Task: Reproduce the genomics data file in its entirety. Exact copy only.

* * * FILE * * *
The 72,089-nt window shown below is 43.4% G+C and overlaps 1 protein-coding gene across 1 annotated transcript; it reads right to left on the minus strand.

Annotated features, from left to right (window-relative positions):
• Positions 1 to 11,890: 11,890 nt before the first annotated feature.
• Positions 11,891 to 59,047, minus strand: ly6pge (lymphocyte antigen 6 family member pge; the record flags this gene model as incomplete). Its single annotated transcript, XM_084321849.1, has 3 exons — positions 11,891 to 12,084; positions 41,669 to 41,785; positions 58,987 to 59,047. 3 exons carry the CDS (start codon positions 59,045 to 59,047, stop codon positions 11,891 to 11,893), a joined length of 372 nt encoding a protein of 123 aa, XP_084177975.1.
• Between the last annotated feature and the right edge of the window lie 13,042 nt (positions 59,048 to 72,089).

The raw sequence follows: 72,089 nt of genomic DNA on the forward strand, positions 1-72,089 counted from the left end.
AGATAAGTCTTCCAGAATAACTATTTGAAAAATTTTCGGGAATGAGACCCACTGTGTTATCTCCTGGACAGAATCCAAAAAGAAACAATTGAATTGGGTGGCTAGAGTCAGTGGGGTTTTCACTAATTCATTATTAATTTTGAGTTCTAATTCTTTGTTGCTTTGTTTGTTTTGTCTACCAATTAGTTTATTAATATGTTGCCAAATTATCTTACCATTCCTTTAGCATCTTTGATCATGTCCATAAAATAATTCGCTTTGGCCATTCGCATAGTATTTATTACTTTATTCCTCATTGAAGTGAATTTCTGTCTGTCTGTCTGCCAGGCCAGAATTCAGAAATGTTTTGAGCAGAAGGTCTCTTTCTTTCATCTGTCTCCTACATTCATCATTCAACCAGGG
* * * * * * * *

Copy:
The 72,089-nt window shown below is 43.4% G+C and overlaps 1 protein-coding gene across 1 annotated transcript; it reads right to left on the minus strand.

Annotated features, from left to right (window-relative positions):
• Positions 1 to 11,890: 11,890 nt before the first annotated feature.
• Positions 11,891 to 59,047, minus strand: ly6pge (lymphocyte antigen 6 family member pge; the record flags this gene model as incomplete). Its single annotated transcript, XM_084321849.1, has 3 exons — positions 11,891 to 12,084; positions 41,669 to 41,785; positions 58,987 to 59,047. 3 exons carry the CDS (start codon positions 59,045 to 59,047, stop codon positions 11,891 to 11,893), a joined length of 372 nt encoding a protein of 123 aa, XP_084177975.1.
• Between the last annotated feature and the right edge of the window lie 13,042 nt (positions 59,048 to 72,089).

The raw sequence follows: 72,089 nt of genomic DNA on the forward strand, positions 1-72,089 counted from the left end.
AGATAAGTCTTCCAGAATAACTATTTGAAAAATTTTCGGGAATGAGACCCACTGTGTTATCTCCTGGACAGAATCCAAAAAGAAACAATTGAATTGGGTGGCTAGAGTCAGTGGGGTTTTCACTAATTCATTATTAATTTTGAGTTCTAATTCTTTGTTGCTTTGTTTGTTTTGTCTACCAATTAGTTTATTAATATGTTGCCAAATTATCTTACCATTCCTTTAGCATCTTTGATCATGTCCATAAAATAATTCGCTTTGGCCATTCGCATAGTATTTATTACTTTATTCCTCATTGAAGTGAATTTCTGTCTGTCTGTCTGCCAGGCCAGAATTCAGAAATGTTTTGAGCAGAAGGTCTCTTTCTTTCATCTGTCTCCTACATTCATCATTCAACCAGGG